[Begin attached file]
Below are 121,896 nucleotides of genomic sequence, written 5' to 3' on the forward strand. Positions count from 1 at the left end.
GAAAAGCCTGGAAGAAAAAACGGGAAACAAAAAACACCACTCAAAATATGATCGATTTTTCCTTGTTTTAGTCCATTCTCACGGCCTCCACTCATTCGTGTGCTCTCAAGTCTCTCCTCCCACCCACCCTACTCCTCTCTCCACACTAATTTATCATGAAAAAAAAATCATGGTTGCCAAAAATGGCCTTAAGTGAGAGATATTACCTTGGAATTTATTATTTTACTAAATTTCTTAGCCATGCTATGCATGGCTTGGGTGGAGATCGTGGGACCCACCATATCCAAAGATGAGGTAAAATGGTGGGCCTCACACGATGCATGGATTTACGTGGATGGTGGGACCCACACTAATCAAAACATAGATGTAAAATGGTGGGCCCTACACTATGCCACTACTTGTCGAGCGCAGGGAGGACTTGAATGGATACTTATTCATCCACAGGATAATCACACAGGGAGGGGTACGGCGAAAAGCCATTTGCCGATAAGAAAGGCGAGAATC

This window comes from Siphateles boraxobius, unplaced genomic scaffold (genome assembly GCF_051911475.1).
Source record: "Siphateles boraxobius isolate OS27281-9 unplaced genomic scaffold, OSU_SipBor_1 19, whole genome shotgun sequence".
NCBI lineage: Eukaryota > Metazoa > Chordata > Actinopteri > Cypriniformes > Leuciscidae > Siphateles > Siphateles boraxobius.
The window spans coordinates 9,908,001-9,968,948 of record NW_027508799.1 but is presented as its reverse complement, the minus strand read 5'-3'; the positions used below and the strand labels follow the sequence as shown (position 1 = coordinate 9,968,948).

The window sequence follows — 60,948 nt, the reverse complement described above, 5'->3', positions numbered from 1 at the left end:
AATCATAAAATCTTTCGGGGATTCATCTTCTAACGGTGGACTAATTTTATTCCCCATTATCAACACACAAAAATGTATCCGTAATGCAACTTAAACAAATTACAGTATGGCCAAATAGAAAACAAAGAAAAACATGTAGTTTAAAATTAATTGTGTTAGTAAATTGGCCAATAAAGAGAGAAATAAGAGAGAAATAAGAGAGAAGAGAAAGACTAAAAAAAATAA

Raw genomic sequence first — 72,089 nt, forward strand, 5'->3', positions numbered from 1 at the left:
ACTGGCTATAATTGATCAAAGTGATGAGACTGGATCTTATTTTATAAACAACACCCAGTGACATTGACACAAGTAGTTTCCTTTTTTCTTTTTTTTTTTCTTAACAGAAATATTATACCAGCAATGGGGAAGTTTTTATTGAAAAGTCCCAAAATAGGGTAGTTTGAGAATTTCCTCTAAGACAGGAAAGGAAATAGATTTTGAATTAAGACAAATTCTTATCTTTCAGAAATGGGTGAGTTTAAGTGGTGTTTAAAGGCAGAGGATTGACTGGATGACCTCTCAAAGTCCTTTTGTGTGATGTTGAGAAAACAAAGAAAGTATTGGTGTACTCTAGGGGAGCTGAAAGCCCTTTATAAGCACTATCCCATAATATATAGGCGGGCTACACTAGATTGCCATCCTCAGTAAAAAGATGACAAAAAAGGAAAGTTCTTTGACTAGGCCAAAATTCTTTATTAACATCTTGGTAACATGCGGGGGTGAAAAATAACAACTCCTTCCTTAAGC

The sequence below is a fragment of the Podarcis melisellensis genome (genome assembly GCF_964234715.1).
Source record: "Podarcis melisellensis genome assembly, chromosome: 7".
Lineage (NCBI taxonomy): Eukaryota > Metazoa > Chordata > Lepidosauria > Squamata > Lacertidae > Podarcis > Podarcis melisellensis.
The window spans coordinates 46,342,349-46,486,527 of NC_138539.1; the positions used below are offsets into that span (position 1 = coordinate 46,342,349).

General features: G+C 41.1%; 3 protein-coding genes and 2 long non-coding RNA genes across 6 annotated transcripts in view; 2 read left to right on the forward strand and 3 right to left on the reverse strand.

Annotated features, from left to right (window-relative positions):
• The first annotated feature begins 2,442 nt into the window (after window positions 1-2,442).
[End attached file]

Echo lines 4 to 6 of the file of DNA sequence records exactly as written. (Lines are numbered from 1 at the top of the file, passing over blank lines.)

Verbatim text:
Source record: "Siphateles boraxobius isolate OS27281-9 unplaced genomic scaffold, OSU_SipBor_1 19, whole genome shotgun sequence".
NCBI lineage: Eukaryota > Metazoa > Chordata > Actinopteri > Cypriniformes > Leuciscidae > Siphateles > Siphateles boraxobius.
The window spans coordinates 9,908,001-9,968,948 of record NW_027508799.1 but is presented as its reverse complement, the minus strand read 5'-3'; the positions used below and the strand labels follow the sequence as shown (position 1 = coordinate 9,968,948).